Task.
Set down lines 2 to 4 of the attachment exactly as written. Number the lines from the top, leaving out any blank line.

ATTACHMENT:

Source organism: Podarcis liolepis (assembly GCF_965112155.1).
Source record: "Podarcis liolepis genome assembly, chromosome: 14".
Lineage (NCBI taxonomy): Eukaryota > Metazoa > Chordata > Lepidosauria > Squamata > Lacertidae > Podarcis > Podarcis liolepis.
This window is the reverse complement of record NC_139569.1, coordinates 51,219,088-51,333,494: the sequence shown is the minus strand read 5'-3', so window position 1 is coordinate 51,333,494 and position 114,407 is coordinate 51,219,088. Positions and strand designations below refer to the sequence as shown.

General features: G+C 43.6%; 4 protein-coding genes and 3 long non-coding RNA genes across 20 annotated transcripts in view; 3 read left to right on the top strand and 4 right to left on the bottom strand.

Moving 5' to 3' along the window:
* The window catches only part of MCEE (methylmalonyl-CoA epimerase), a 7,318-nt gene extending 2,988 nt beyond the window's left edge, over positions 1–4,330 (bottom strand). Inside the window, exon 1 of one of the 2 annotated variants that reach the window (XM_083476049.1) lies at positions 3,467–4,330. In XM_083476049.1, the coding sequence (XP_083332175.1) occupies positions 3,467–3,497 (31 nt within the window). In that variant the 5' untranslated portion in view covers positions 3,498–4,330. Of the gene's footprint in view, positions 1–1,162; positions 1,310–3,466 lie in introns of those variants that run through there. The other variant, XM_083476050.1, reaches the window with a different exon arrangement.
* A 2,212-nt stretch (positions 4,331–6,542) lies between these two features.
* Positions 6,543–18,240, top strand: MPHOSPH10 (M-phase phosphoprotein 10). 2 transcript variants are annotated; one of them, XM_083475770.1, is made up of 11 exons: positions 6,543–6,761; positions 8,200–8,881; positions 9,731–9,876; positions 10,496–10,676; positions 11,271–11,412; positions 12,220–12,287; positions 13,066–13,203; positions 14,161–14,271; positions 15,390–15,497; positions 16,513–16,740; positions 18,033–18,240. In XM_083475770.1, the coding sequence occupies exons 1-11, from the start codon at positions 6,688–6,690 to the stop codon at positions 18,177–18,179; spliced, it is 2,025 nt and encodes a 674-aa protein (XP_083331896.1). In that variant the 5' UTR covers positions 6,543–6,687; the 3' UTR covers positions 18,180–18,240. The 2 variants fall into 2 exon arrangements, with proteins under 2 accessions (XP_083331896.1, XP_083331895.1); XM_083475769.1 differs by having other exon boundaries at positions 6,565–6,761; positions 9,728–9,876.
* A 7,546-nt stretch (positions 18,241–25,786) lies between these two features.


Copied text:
Source record: "Podarcis liolepis genome assembly, chromosome: 14".
Lineage (NCBI taxonomy): Eukaryota > Metazoa > Chordata > Lepidosauria > Squamata > Lacertidae > Podarcis > Podarcis liolepis.
This window is the reverse complement of record NC_139569.1, coordinates 51,219,088-51,333,494: the sequence shown is the minus strand read 5'-3', so window position 1 is coordinate 51,333,494 and position 114,407 is coordinate 51,219,088. Positions and strand designations below refer to the sequence as shown.